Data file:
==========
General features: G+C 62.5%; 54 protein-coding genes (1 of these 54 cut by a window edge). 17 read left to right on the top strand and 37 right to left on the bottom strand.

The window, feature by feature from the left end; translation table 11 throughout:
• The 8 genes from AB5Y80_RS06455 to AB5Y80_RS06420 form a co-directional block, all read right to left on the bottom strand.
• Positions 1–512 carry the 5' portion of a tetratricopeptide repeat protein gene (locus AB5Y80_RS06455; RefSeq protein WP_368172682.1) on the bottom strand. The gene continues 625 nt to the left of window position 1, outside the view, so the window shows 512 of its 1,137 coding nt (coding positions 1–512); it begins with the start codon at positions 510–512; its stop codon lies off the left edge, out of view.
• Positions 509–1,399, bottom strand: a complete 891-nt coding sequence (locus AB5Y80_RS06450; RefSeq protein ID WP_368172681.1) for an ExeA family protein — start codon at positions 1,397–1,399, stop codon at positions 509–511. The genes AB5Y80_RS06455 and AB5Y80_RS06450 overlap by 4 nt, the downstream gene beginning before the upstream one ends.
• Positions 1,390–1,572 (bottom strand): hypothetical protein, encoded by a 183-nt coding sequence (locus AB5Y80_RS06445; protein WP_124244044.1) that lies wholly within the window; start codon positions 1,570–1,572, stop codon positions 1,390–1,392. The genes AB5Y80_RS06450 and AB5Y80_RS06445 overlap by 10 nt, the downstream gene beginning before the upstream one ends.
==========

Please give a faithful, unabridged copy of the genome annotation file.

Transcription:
General features: G+C 62.5%; 54 protein-coding genes (1 of these 54 cut by a window edge). 17 read left to right on the top strand and 37 right to left on the bottom strand.

The window, feature by feature from the left end; translation table 11 throughout:
• The 8 genes from AB5Y80_RS06455 to AB5Y80_RS06420 form a co-directional block, all read right to left on the bottom strand.
• Positions 1–512 carry the 5' portion of a tetratricopeptide repeat protein gene (locus AB5Y80_RS06455; RefSeq protein WP_368172682.1) on the bottom strand. The gene continues 625 nt to the left of window position 1, outside the view, so the window shows 512 of its 1,137 coding nt (coding positions 1–512); it begins with the start codon at positions 510–512; its stop codon lies off the left edge, out of view.
• Positions 509–1,399, bottom strand: a complete 891-nt coding sequence (locus AB5Y80_RS06450; RefSeq protein ID WP_368172681.1) for an ExeA family protein — start codon at positions 1,397–1,399, stop codon at positions 509–511. The genes AB5Y80_RS06455 and AB5Y80_RS06450 overlap by 4 nt, the downstream gene beginning before the upstream one ends.
• Positions 1,390–1,572 (bottom strand): hypothetical protein, encoded by a 183-nt coding sequence (locus AB5Y80_RS06445; protein WP_124244044.1) that lies wholly within the window; start codon positions 1,570–1,572, stop codon positions 1,390–1,392. The genes AB5Y80_RS06450 and AB5Y80_RS06445 overlap by 10 nt, the downstream gene beginning before the upstream one ends.